NEW YORK – Adaptive Biotechnologies thinks its T-Detect test, launched this week for T cell-based diagnosis of COVID-19 infection, could be as disruptive to the molecular diagnostics industry as the Tesla Roadster was to the auto industry.
T-Detect COVID is the first iteration of the Seattle-based firm's test that uses its immune repertoire sequencing technology as a clinical assay. According to Adaptive, the test boasts sensitivity of 94 percent 15 days or longer after the onset of symptoms and 95 percent at five or more months after diagnosis with PCR, beating serology test sensitivity of 88 to 90 percent and 52 to 71 percent, respectively. T-Detect COVID has specificity of greater than 99 percent. Adaptive researchers posted these results from a study of 784 cases and 2,447 controls as a preprint on MedRxiv in January.
While Adaptive has been touting their clinical test for more than a year, the ability to already meet the performance of serology tests surprised Chief Scientific Officer and Cofounder Harlan Robins. He compared the test's launch to the unveiling of the Tesla Roadster electric sports car in 2006.
"There they released a product that probably wasn't designed to be a big commercial product, but they showed that an electric car could outperform a Ferrari," he Robins told investors on a conference call following the release of the firm's Q4 and full-year 2020 results. "If I had been paying attention, if everybody else had really been paying attention, I think we would have realized that it was, at that point, sort of fait accompli that we would all end up with electric cars."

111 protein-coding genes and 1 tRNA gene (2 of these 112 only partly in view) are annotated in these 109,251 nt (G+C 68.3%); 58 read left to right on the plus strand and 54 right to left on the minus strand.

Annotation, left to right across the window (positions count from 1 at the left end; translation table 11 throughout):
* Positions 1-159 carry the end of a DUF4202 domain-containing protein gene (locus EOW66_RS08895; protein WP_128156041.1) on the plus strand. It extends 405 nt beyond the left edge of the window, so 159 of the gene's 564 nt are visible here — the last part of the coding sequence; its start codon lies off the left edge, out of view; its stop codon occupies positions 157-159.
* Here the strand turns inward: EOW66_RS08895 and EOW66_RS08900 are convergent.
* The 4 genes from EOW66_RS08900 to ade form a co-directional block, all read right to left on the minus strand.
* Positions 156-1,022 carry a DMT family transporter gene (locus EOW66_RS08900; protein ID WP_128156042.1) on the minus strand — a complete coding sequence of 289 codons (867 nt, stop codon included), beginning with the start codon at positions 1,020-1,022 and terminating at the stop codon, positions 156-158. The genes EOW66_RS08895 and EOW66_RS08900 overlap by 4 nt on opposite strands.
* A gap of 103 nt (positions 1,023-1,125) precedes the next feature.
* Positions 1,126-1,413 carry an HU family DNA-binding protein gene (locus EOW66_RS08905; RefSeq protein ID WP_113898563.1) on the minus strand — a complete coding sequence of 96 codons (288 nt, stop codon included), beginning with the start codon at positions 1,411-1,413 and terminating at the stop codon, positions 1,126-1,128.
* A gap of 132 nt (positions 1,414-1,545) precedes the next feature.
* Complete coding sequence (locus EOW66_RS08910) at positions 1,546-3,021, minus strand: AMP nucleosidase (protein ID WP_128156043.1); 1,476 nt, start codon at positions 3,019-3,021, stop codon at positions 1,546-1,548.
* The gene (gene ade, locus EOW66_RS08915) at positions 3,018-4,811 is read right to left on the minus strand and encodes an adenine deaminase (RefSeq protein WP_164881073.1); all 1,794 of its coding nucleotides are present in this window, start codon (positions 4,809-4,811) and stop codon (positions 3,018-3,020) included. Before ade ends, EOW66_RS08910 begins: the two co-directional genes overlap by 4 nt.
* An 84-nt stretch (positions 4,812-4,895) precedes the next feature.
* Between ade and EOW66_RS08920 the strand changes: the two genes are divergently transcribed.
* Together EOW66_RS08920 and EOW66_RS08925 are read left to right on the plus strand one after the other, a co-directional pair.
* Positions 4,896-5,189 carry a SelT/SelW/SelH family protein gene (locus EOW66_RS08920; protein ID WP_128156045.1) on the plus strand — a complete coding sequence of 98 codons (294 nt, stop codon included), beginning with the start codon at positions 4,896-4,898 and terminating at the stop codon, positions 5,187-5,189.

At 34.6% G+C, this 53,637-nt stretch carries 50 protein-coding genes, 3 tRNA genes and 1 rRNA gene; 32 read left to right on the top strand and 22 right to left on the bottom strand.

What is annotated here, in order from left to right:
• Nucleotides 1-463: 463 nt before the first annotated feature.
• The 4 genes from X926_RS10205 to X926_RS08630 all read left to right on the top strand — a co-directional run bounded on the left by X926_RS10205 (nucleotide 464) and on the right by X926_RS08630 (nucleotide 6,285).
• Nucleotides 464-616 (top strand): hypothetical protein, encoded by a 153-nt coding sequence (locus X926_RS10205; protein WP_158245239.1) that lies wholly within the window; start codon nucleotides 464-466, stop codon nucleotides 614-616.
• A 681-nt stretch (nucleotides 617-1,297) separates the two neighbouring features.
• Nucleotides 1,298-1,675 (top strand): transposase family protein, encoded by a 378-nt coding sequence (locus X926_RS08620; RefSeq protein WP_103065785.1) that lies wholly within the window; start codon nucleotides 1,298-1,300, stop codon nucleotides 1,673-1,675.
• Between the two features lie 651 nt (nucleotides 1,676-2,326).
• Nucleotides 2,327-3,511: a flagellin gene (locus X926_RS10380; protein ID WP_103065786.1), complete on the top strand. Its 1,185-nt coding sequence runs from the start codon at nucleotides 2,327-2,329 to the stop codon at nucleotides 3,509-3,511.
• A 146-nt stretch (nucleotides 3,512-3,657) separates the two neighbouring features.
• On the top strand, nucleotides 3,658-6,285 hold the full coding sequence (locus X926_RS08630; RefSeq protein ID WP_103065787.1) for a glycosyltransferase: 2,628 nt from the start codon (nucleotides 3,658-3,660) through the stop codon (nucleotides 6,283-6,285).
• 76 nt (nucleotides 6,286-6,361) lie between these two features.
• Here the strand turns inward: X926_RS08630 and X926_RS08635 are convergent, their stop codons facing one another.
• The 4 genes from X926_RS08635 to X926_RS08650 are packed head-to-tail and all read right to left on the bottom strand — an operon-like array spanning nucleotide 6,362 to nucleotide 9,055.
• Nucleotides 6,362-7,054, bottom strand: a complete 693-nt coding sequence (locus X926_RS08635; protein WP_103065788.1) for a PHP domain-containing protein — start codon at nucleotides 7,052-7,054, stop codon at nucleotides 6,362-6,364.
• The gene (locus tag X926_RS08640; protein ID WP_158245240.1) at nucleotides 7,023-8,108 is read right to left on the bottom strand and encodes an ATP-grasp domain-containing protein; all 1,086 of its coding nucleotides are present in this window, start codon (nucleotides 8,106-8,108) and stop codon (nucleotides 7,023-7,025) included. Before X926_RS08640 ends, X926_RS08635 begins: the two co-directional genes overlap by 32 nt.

"The analogy is a science and engineering analogy about new technologies and not about Telsa's value or commercial opportunity," he later clarified in an email. "The analogy is about disruptive technologies and their future potential."
As electric cars have not completely taken over roadways, "it may take time for T-Detect to become mainstream," Adaptive CEO and Cofounder Chad Robins noted. "But the stage is set."
"T cells see all diseases in the exact same way," he said. "And T-Detect will translate this natural capability of T cells into a broadly applicable test that will change the diagnostic paradigm."
On the call, Adaptive officials provided details from their T-Detect early-access program, expanded upon their regulatory and marketing strategies for the COVID-19 test, and teased future development paths for the T-Detect technology.
Based on the firm's ImmunoSeq assay for T-cell receptor analysis, T-Detect COVID is being launched as a laboratory-developed test for self-pay customers. The test costs $150, plus fees, including a $9 test authorization fee and blood draw at either a LabCorp facility for $60, or at-home for $140.
Customers will order the test online, where a virtual provider will authorize a prescription for eligible customers.
Adaptive's early-access program for T-Detect COVID, launched at the end of 2020, saw approximately 660 tests ordered, with 13 concierge medicine groups and 60 percent participation in an opt-in program to make the results available for future research.
With the caveats that the program took place over the holidays, received no marketing, and did not feature virtual prescribers, Adaptive President Julie Rubinstein said the program signaled "a good appreciation for interest in T cell testing" and that Adaptive expects the test to grow.
"We recognize that things may change with … widespread vaccination," she said. "But what we do know is that the T cells matter… As we've always said from the start, it's really about validating both our platform, and the utility of reading T cells in blood across diseases."